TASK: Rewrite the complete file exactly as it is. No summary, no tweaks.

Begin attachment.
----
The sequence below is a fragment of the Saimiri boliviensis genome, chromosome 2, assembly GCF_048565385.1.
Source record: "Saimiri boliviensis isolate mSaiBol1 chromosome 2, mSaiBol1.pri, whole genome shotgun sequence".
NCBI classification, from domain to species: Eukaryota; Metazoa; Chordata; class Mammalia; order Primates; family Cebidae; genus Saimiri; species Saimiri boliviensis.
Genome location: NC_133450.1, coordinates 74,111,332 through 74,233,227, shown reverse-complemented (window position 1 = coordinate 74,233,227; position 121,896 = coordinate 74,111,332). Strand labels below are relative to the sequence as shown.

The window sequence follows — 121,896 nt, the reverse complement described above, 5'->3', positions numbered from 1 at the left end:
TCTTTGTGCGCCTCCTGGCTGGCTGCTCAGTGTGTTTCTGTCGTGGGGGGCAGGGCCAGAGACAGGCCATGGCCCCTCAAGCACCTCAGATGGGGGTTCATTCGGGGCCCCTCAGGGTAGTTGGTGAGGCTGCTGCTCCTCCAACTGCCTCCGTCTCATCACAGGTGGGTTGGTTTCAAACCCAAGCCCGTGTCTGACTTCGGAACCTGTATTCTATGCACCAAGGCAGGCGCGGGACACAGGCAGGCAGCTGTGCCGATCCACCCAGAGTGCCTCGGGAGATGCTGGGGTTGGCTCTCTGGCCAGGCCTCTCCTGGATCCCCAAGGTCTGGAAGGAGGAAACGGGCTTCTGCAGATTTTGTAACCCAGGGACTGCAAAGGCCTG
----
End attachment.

The sequence below is a fragment of the Saimiri boliviensis genome, chromosome 2, assembly GCF_048565385.1.
Source record: "Saimiri boliviensis isolate mSaiBol1 chromosome 2, mSaiBol1.pri, whole genome shotgun sequence".
NCBI classification, from domain to species: Eukaryota; Metazoa; Chordata; class Mammalia; order Primates; family Cebidae; genus Saimiri; species Saimiri boliviensis.
Genome location: NC_133450.1, coordinates 74,111,332 through 74,233,227, shown reverse-complemented (window position 1 = coordinate 74,233,227; position 121,896 = coordinate 74,111,332). Strand labels below are relative to the sequence as shown.

The window sequence follows — 121,896 nt, the reverse complement described above, 5'->3', positions numbered from 1 at the left end:
TCTTTGTGCGCCTCCTGGCTGGCTGCTCAGTGTGTTTCTGTCGTGGGGGGCAGGGCCAGAGACAGGCCATGGCCCCTCAAGCACCTCAGATGGGGGTTCATTCGGGGCCCCTCAGGGTAGTTGGTGAGGCTGCTGCTCCTCCAACTGCCTCCGTCTCATCACAGGTGGGTTGGTTTCAAACCCAAGCCCGTGTCTGACTTCGGAACCTGTATTCTATGCACCAAGGCAGGCGCGGGACACAGGCAGGCAGCTGTGCCGATCCACCCAGAGTGCCTCGGGAGATGCTGGGGTTGGCTCTCTGGCCAGGCCTCTCCTGGATCCCCAAGGTCTGGAAGGAGGAAACGGGCTTCTGCAGATTTTGTAACCCAGGGACTGCAAAGGCCTG